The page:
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United States Department of Agriculture

Agricultural Research Service

Research Project: DEVELOP, ENHANCE AND TRANSFER GIN TECHNOLOGY TO IMPROVE FIBER QUALITY AND PROFITS

Location: Cotton Ginning Laboratory(Stoneville, MS)

Title: Effect of Machine-Fiber Interaction on Cotton Fiber Quality and Foreign-Matter Particle Attachment to the Fiber

Authors
item Sui, Ruixiu
item Thomasson, J. Alex -
item Byler, Richard
item Boykin Jr, James
item Barnes, Edward -

Submitted to: Journal of Cotton Science
Publication Type: Peer Reviewed Journal
Publication Acceptance Date: November 1, 2010
Publication Date: November 15, 2010
Repository URL: http://hdl.handle.net/10113/48602
Citation: Sui, R., Thomasson, J., Byler, R.K., Boykin Jr, J.C., Barnes, E.M. 2010. Effect of machine-fiber interaction on cotton fiber quality and foreign-matter particle attachment to the fiber. Journal of Cotton Science. 14:145-153.

Interpretive Summary: U.S. Cotton is mechanically harvested. Machine-harvested cotton contains about 13 to 35% foreign matter including plant leaves, bract, stick, stem, seed-coat fragment, shale, grass, etc. It is desirable for as much foreign matter as possible to be removed from cotton with minimal fiber damage at gin. In general, current seed-cotton and lint cleaning equipment used at the gin are capable in removing non-lint material from cotton. However, it is also widely realized that they damage the fiber. To develop new and less damaging methods for removing foreign-matter particles from cotton fiber, effects of various machine-fiber interactions during harvesting and ginning on fiber quality and attachment between foreign-matter particles and fibers were studied. Cotton samples were collected with five different harvesting and processing treatments: (1) hand-picked and hand-ginned, (2) machine-picked and hand-ginned, (3) machine-picked, seed-cotton-cleaned, and hand-ginned, (4) machine-picked, seed-cotton-cleaned, and machine-ginned, and (5) machine-picked, seed-cotton-cleaned, machine-ginned, and one-stage lint-cleaned. A microscope was used to identify foreign-matter particles in each sample. Physical characteristics of the particles and their attachment to fibers were investigated and classified. All samples were analyzed with standard cotton quality measurement instruments, HVI and AFIS. Data were processed using statistical analysis software, SAS. Results indicated that each machine-fiber interaction during the harvesting and ginning process decreased the size of foreign-matter particles. The particles had no obvious difference in shape across the processing stages. The tightness of particle-fiber attachment, the number of neps, and the short fiber content tended to increase as the number of mechanical interactions increased. The gin stand was a major contributor to the increase in short fiber content. The majority of the foreign-matter particles was leaves. However, the particle categories changed with stages of processing. The proportion of leaf particle decreased and the proportion of the seed-coat fragment and stem increased with an increasing number of mechanical interactions. This study developed a fundamental understanding of the effect of mechanical interactions on physical characteristics of the foreign-matter particles, the particle-fiber attachment, and the fiber quality. The results are useful in developing new methods to remove non-lint material from cotton with less damage of the fiber.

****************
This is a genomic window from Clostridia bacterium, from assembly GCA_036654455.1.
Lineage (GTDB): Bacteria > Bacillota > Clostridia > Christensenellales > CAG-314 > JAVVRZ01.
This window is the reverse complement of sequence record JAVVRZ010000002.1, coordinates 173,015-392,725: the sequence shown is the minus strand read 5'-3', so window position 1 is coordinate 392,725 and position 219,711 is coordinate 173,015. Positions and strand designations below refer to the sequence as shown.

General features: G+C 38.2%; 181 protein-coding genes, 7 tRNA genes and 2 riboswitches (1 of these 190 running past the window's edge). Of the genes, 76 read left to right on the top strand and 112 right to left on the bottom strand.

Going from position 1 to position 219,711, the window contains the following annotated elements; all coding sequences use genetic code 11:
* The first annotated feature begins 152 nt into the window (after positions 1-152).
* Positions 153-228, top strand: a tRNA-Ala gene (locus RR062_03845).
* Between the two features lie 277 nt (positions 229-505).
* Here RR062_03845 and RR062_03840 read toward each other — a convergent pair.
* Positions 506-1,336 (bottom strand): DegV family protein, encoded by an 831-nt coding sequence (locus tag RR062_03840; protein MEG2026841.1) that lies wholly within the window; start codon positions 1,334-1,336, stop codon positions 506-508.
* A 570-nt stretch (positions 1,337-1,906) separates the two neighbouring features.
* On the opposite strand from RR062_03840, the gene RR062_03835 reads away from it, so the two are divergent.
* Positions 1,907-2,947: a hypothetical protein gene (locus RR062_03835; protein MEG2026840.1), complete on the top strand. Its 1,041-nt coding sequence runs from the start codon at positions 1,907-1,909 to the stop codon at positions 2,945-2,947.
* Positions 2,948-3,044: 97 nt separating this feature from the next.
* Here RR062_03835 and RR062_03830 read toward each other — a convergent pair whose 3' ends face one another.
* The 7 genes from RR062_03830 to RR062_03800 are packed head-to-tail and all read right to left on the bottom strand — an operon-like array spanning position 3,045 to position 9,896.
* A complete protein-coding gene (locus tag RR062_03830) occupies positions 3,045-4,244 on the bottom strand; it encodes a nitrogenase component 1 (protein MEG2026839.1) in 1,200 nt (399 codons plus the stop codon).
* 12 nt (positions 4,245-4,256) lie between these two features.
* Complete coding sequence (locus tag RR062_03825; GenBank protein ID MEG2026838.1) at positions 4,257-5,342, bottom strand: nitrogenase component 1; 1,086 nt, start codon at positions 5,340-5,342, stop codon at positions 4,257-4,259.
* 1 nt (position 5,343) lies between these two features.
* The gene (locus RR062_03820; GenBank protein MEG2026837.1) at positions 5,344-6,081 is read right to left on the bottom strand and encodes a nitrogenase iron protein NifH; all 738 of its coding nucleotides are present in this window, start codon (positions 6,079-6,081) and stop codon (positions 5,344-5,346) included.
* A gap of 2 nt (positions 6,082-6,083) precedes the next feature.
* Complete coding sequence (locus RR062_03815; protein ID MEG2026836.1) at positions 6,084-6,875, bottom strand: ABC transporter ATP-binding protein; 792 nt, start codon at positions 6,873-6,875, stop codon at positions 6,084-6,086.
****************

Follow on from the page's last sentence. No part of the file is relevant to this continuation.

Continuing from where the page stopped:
Technical Abstract: Changes in fiber quality and attachment forces between foreign-matter particles and fibers were studied at multi stages from the time of harvest through lint cleaning to develop new and less damaging methods for removing foreign-matter particles from cotton fiber. In total, the study involved 75 samples collected from five locations in a field near College Station, Texas, including three replications and five different harvesting and processing treatments: (1) hand-picked and hand-ginned, (2) machine-picked and hand-ginned, (3) machine-picked, seed-cotton-cleaned, and hand-ginned, (4) machine-picked, seed-cotton-cleaned, and machine-ginned, and (5) machine-picked, seed-cotton-cleaned, machine-ginned, and one-stage lint-cleaned. A microscope was used to identify foreign-matter particles in each sample. Physical characteristics of the particles and their attachment to fibers were investigated and classified. All samples were analyzed with High Volume Instrument (HVI) and Advance Fiber Information System (AFIS). Particle classification, HVI, and AFIS data were statistically processed with SAS. Results indicated that each machine-fiber interaction during the harvesting through ginning process had the net effect of decreasing the size of foreign-matter particles. The particles had no obvious difference in shape across the processing stages. The tightness of particle-fiber attachment, the number of neps, and the short fiber content differed significantly as a function of mechanical actions; they all tended to increase as the number of mechanical actions increased. As expected, the gin stand was a major contributor to the increase in short fiber content. The majority of the foreign-matter particles were leaves, but proportions of the particle categories changed with stages of processing. The proportion of leaf particles decreased, while the proportion of seed-coat fragments and stems increased, with an increasing number of mechanical actions.

Last Modified: 9/10/2014
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